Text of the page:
New car sales rose for the first time in a year last month, according to industry figures – but the rise was largely attributed to one-off factors.
The Society of Motor Manufacturers and Traders (SMMT) said 167,911 units were sold in April, 10.4% up on the same month last year.
But demand for diesel vehicles continued to crater as 25% fewer were driven out of showrooms amid uncertainty about whether they will face new taxes and restrictions.
The SMMT cautioned that the overall monthly rise reflected a poor performance over the period in 2017 when vehicle excise duty changes came into effect, helping sales slump by a fifth.
The better performance this time also partly reflected the timing of Easter as there were more selling days in April 2018 as well as bad weather in March delaying the timing of some sales.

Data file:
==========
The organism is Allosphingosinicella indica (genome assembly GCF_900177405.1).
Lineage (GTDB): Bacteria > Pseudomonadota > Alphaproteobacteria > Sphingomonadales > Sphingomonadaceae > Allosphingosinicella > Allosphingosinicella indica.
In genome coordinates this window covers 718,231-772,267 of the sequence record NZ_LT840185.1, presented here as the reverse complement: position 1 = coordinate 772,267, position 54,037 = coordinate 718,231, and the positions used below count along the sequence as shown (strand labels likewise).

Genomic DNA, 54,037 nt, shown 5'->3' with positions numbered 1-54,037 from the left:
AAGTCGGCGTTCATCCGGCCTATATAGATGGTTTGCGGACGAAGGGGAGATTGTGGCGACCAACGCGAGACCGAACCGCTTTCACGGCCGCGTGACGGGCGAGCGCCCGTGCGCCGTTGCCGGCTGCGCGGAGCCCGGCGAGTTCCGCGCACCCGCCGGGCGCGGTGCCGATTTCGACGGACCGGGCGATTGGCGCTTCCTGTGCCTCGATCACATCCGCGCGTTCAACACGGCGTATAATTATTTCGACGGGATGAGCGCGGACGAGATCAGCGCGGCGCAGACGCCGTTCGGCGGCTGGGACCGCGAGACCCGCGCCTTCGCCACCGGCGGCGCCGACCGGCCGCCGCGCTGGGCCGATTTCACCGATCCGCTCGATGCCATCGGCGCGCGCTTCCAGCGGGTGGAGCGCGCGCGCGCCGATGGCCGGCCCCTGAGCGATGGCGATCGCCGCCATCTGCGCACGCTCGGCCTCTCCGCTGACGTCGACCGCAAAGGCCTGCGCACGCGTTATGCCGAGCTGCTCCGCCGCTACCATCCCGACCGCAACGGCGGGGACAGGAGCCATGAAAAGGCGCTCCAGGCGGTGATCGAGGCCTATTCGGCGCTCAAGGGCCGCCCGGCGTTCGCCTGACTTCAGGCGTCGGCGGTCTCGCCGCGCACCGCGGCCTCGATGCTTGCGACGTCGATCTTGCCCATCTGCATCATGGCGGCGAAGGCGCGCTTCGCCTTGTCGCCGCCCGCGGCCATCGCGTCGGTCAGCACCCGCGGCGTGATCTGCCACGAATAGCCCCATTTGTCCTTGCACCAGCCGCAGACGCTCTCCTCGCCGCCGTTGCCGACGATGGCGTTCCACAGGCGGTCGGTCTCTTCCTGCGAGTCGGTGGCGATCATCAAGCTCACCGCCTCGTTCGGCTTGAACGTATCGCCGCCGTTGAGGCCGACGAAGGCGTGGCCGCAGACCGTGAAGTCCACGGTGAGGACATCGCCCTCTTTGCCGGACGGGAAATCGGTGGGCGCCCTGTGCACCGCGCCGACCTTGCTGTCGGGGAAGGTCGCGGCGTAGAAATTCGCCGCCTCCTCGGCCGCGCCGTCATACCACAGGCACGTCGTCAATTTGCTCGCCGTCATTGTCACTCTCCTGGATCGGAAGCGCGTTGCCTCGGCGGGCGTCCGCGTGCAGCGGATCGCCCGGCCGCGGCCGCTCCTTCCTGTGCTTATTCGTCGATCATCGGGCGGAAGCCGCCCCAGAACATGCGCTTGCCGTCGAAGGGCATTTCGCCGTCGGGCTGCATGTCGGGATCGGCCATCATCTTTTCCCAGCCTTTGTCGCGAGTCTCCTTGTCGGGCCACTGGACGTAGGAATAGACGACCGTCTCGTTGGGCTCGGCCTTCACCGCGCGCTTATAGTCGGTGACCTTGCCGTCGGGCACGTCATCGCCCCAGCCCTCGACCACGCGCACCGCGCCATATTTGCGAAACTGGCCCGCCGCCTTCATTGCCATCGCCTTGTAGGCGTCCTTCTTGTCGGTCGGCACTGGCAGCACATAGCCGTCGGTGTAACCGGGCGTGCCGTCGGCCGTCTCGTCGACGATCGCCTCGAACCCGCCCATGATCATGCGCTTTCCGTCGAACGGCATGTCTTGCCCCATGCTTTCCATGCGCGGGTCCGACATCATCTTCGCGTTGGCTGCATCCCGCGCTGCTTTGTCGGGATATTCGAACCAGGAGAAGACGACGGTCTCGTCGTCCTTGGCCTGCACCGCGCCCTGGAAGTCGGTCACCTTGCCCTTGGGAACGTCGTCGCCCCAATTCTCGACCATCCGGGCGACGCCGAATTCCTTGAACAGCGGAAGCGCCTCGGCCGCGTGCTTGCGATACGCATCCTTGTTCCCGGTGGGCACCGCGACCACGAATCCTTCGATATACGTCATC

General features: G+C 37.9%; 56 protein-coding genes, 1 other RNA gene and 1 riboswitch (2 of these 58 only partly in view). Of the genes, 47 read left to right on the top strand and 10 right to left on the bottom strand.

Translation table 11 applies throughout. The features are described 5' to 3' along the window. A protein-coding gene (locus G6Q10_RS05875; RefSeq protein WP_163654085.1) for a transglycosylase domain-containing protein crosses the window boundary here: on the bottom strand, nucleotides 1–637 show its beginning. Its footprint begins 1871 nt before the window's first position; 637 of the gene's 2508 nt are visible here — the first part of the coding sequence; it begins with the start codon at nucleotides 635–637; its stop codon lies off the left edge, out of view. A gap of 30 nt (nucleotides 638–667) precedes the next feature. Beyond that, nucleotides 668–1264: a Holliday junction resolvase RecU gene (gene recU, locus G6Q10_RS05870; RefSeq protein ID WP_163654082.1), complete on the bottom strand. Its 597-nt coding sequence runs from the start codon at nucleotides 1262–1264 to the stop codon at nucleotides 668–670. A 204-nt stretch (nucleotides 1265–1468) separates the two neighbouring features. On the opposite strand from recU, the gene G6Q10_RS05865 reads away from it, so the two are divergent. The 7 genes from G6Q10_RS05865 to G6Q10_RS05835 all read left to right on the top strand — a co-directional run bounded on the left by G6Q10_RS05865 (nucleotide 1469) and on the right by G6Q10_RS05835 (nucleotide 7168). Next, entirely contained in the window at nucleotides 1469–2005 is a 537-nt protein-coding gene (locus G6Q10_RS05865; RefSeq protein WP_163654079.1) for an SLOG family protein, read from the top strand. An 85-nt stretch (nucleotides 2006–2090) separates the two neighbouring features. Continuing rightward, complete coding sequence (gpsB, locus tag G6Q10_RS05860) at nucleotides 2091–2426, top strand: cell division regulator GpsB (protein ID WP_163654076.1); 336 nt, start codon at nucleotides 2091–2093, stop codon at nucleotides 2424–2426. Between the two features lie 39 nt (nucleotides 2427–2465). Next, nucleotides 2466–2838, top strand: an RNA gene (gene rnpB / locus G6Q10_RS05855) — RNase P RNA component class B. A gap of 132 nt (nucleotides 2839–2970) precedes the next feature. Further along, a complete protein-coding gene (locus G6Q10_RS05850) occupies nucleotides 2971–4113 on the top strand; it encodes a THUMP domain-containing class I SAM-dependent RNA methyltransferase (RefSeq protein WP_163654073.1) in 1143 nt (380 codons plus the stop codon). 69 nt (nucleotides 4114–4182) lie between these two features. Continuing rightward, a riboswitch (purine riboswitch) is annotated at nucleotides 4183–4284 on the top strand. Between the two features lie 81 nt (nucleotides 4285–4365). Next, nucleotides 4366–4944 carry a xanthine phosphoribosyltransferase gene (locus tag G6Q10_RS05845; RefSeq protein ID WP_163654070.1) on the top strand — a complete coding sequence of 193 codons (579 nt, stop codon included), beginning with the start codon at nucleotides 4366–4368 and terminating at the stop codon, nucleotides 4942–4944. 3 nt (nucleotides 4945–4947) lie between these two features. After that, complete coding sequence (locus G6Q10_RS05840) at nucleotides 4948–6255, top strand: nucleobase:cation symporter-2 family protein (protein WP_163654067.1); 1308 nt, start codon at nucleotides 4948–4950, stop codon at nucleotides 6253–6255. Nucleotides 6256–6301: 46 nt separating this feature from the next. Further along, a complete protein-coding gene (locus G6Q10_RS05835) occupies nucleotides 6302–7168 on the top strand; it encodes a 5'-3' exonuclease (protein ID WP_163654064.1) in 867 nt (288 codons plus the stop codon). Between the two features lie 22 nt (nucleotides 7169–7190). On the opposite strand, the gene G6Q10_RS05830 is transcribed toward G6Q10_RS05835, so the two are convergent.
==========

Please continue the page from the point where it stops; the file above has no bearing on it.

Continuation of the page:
For the year to date, sales of new cars were 8.8% lower at 886,400.
SMMT chief executive Mike Hawes said the year-on-year rise in April was “not unexpected” given last year’s VED changes.
He added: “Consumers need certainty about future policies towards different fuel types, including diesel, and a compelling package of incentives to deliver long-term confidence in the newest technologies.”
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Howard Archer, chief economic advisor to the EY ITEM Club, said consumers had been cautious about making major purchases after a squeeze on spending power over the last year that is only gradually beginning to ease.
He added: “Despite April’s improved sales, the underlying performance of car sales still looked weak and the coming months look likely to remain relatively challenging for the sector.”